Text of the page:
New tax policy for Kenema
January 8, 2015 By Mohamed Massaquoi from Kenema
The Mayor of Kenema city has announced a new revenue mobilization strategy for the year 2015 after Parliament last year refused to endorse budget presented by the Kenema City Council (KCC).
Mayor Joseph S. Keifala, in his New Year’s message to residents of Kenema, said 2014 was a turbulent year for the eastern provincial city but remained optimistic that they are resilient to face most of the challenges by ensuring the council strengthens its revenue base.
He urged business entities and public-private institutions in the city to comply with the tax regulations.
“As we now enter the year 2015, let us all be resilient and stand out to face the challenges that lie ahead. I am making a clarion call on whosoever occupies or has council property or asset to bring them forward for the general good of the people,” beseeched the mayor.
“Shops, kiosks, and other infrastructures erected on public lands including railways should be under the direct control and supervision of the council. Let me duly inform my tax payers that the council will come out with a new matrix for tax payment. Instead of annual payment for licenses for shops, kiosks and other workshops including cinemas and sport centers, the council now institutes a daily payment of dues for the year 2015, as those at Kingsway Corner, Gbongbotor markets have been paying. The prices to be paid will be communicated to the various sectors soonest.”
He added: “For too long those daily due payers have been rouged. Business entities that have not obtained their operational permit from the council but have gone ahead to start their operations are requested to obtain their permit immediately because it is with these monies that the council can embark on development projects within the city.”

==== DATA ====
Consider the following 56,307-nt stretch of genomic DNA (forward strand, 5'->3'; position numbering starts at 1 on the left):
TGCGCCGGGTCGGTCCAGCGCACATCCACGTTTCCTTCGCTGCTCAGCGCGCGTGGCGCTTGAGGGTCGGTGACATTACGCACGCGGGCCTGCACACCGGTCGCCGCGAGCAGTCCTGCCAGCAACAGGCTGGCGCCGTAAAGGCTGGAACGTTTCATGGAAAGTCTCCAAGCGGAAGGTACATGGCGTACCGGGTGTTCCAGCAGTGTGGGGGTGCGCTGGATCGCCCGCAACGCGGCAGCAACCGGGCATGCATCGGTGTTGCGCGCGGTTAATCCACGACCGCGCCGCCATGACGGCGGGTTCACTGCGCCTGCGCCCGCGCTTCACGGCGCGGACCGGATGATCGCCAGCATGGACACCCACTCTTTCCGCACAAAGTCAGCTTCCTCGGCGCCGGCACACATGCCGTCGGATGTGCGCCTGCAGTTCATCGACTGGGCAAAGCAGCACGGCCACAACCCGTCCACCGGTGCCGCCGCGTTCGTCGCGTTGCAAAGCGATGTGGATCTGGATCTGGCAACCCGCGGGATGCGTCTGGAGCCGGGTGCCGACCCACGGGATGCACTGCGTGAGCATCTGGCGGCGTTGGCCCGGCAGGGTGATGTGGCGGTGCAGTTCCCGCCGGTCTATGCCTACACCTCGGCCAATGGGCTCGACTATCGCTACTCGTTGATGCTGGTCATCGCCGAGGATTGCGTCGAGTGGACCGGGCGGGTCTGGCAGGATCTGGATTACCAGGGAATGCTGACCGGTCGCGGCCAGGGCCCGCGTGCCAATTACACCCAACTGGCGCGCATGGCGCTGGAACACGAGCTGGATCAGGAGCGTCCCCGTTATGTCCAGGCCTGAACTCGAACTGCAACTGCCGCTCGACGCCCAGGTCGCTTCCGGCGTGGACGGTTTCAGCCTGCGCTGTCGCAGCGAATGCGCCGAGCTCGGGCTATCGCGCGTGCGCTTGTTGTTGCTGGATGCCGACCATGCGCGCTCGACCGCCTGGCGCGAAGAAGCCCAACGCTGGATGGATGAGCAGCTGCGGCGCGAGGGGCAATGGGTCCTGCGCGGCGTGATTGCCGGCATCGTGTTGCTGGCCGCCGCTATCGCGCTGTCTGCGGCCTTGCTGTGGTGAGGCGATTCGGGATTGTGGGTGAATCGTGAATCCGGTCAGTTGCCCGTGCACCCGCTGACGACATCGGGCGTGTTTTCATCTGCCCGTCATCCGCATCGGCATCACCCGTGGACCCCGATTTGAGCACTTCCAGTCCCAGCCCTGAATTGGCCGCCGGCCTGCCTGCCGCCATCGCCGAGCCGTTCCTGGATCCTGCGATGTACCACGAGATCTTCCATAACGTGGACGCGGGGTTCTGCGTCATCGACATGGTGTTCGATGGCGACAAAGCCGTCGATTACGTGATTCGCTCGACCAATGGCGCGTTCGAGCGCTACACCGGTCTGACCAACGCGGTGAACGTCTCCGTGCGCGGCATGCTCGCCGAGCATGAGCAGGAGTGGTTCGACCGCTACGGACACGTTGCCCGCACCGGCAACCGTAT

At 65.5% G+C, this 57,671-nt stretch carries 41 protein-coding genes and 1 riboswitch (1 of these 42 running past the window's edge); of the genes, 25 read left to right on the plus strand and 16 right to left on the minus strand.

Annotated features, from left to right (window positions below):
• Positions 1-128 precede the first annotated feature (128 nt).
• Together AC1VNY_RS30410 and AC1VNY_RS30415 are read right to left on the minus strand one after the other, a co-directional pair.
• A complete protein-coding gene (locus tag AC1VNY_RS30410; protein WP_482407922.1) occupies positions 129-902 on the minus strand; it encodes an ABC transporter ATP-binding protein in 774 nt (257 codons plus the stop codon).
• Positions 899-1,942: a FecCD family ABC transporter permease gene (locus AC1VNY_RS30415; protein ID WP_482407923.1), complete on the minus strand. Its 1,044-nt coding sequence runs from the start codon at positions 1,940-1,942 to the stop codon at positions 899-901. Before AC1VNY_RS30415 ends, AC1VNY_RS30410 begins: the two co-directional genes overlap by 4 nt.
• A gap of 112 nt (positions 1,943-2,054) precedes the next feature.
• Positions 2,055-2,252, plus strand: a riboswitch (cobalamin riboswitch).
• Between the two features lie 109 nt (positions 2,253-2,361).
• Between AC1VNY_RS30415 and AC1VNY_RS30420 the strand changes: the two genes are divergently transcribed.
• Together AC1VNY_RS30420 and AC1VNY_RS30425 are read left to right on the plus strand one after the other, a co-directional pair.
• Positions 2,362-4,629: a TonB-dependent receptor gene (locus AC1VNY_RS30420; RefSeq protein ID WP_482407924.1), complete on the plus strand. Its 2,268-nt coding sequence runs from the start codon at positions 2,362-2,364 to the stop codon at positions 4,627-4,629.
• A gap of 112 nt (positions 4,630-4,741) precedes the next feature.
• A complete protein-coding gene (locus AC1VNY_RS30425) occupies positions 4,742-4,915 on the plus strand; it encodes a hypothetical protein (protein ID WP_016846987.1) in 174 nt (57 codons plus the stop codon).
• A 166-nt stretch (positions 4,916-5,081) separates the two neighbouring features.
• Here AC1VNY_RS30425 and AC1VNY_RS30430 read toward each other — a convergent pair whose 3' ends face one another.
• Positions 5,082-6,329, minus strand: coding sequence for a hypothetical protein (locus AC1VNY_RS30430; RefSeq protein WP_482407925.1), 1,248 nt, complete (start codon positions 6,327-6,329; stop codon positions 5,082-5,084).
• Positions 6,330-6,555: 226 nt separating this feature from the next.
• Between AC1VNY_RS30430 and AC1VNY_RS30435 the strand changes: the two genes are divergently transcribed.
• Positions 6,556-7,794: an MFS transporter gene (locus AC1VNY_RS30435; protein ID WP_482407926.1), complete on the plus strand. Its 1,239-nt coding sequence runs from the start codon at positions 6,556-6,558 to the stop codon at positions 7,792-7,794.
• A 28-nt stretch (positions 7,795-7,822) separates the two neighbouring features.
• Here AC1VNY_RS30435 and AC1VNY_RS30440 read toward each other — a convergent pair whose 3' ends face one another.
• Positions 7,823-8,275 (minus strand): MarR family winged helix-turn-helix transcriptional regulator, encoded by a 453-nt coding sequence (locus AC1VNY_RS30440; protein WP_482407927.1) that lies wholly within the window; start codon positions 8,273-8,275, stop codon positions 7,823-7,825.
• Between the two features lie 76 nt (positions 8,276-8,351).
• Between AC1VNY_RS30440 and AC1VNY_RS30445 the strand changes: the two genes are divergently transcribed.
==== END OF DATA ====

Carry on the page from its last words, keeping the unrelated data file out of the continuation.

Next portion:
Mayor Keifala was optimistic that despite the Ebola outbreak and dire financial difficulties, his two-year tenure has recorded a lot of success stories. He revealed that they have purchased a giant clock for the Kenema Clock Tower, which he said would be installed very soon, adding that work on the Hangha, Blama and Dama roads have also been completed.
“These contractors have been identified and awaiting only presidential approval. These roads will soon be transformed into tarmac roads. My administration has already accorded the people of Kondebotehun community access roads – a project that costs thousands of dollars,” he said. “My administration has already completed a Memorandum of Understanding with Fourah Bay College, University of Sierra Leone, for an extension of the university branch to Kenema.”
The new tax initiative comes after lawmakers withheld the 2015 budget of the council, citing irregularities. But Mayor Keifala had claimed that the budget was vetoed because some lawmakers had asked for Le20 million before they could endorse the KCC budget, which he refused.
He was subsequently summoned to Parliament, where he repeated the allegation.
The matter is now with the country’s anti-graft body – the Anti-Corruption Commission – which is expected to investigate the allegations and make known their findings.
Meanwhile, Parliament has given no indication yet as to whether Kenema, a city amongst the worst affected by the Ebola outbreak, will receive money from the Consolidated Fund in 2015 to embark on post-Ebola recovery.